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Practicing in Public

This week I ran across both a published scholarly article and an insightful teacher blog post that addressed the topic of kids living out their turbulent adolescent identity searches in public online spaces.  First, a Facebook friend drew my attention to John Spencer’s entry on a blog called Stories from School. He talked about how his #SaidNoTeacherEver hashtag, originally created to express his own reflections on his profession as a teacher, was picked up by his students and used to reflect their perceptions of teachers. The student posts progressed from crude humor to complaints about homework and finally to painful reflections on instances where they felt teachers had failed to acknowledge them as people.

Then today I read Neil Selwyn’s 2009 article on students’ education-related use of Facebook.  Selwyn did an ethnographic observation of some undergraduate students’ public Facebook pages, and found that one of the purposes Facebook appeared to serve was as “an arena for developing disruptive, challenging, dismissive and/or unruly academic identities” (p. 172). The posts he quoted consisted of profanity-laced whining and boasting about how little the participants cared about school. They were, in a word, adolescent.

My reaction to seeing these quotes was similar to the reaction Spencer had to his students’ tweets. I was initially shocked and dismayed by what I saw, but then I began to remember.  I remembered discovering sarcasm when I was 13, and being genuinely mystified when my unskilled attempts to use it as humor earned me a sharp scolding for my “snottiness.” I remembered dropping a whiny profane rant in an anonymous comment box in the dormitory cafeteria my freshman year of college, prompted not by genuinely bad food but rather by the fact that I was living away from home for the first time and thus had more freedom to “try out” the coarse and defiant personality I was never allowed to try out at home.  I only hope the unfortunate person who read my comment understood adolescence well enough to resist letting it ruin his or her day.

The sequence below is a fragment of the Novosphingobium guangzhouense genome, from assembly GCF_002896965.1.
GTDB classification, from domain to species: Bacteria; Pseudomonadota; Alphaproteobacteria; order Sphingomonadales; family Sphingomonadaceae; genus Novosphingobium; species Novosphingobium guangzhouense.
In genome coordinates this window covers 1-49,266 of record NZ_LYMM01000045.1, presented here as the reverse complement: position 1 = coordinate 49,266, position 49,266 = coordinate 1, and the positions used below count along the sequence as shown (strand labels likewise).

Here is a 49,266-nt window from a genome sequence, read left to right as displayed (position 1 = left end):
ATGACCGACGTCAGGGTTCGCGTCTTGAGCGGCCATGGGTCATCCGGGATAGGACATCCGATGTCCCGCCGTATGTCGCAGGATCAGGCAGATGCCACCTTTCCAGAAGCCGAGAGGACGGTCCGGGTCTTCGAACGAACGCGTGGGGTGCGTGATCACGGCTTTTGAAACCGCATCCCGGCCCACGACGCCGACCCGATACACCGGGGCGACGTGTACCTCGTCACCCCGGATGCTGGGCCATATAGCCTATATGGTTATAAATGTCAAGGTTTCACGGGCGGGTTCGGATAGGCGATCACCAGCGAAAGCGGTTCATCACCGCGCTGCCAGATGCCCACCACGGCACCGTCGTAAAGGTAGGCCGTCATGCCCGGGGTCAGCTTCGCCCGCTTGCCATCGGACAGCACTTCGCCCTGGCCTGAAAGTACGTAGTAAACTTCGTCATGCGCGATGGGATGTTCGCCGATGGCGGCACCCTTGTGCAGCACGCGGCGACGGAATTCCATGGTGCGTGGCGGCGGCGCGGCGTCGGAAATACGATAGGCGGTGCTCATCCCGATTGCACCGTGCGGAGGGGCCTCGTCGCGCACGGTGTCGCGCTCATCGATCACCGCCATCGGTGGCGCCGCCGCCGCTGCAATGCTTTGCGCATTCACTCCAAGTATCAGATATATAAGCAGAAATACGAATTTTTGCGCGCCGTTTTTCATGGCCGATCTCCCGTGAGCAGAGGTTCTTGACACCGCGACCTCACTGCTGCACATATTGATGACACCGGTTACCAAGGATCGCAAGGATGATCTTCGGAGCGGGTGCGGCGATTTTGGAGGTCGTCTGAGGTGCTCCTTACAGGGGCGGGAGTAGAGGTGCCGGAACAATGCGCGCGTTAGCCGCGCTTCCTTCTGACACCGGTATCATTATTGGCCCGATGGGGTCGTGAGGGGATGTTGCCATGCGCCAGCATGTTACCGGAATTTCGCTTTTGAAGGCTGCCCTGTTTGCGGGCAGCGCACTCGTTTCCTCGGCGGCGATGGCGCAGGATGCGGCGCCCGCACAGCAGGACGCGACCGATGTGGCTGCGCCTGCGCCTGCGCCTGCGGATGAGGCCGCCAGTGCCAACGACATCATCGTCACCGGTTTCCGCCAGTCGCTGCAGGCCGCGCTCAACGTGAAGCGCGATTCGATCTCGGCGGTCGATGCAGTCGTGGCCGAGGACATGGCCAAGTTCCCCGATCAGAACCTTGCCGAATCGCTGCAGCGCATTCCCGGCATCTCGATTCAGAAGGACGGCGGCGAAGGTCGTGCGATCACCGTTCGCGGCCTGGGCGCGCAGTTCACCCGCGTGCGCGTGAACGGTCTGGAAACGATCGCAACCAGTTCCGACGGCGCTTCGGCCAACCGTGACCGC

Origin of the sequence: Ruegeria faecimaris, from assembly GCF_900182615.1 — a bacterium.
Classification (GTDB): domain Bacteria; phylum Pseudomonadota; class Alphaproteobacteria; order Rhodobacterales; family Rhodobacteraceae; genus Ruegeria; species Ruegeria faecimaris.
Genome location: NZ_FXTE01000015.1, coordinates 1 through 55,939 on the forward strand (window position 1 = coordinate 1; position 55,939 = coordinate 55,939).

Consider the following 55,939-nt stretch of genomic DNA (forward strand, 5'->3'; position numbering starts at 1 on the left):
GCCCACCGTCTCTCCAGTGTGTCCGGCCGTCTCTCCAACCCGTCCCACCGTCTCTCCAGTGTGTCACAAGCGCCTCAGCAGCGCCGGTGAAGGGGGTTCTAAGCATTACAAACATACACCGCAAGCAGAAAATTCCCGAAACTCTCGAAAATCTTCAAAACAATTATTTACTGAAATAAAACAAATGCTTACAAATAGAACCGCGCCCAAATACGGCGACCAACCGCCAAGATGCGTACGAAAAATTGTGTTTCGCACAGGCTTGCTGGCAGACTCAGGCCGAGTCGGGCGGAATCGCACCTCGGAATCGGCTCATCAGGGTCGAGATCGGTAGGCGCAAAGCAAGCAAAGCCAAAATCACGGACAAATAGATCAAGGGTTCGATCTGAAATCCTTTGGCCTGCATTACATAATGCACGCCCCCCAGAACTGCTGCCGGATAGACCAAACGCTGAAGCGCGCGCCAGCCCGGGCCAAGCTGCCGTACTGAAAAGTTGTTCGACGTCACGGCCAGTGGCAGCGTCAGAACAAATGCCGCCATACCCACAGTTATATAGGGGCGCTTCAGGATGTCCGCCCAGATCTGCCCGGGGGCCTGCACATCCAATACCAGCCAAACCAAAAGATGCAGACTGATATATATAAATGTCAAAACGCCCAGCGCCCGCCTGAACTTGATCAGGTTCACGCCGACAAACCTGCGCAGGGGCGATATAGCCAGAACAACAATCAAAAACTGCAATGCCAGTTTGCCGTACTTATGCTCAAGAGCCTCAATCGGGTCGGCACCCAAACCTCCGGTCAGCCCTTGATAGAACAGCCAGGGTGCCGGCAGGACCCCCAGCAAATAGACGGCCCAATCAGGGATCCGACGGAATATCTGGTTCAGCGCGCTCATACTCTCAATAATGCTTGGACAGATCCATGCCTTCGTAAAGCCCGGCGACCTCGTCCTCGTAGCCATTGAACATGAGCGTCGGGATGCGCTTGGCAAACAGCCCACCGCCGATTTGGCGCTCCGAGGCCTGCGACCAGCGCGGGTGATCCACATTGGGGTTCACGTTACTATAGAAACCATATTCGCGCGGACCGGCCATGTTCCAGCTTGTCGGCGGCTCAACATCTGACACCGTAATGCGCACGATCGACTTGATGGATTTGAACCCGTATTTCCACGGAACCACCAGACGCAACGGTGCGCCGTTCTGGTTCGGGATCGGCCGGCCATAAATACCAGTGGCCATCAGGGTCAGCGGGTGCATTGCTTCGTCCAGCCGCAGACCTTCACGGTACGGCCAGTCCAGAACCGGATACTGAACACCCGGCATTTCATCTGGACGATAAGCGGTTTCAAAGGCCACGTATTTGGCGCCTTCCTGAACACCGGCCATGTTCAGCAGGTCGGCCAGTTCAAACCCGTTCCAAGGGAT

I’m certainly glad I didn’t have a public, archived medium available to me when I was practicing tricky humor and experimenting with disagreeable attitudes and personalities. Some forms of social media are very public (e.g., Twitter), and even when there are privacy options adolescents will not always make wise decisions about how to use them.  One of the things that surprised me most about Selwyn’s study was that 694 students at the university chose to make their Facebook profiles completely public!

For me, these two articles, and the reflection on my own adolescence that they prompted, made the importance of teaching media literacy much more salient.  We, as adults, need to teach kids how to use social media appropriately so that it can be more of a safe “identity playground” and less of a public archive of all the obnoxious personalities they briefly try on for size and then, in many cases, quickly discard.

 

References

Selwyn, N. (2009). Faceworking: exploring students’ education‐related use of Facebook, Learning, Media and Technology, 34(2), 157-174.

Spencer, J. (2012, September 9). A Highjacked hashtag and student voice. Stories from School (weblog). Retrieved from http://www.storiesfromschoolaz.org/2012/09/a-hijacked-hashtag-and-student-voice.html.

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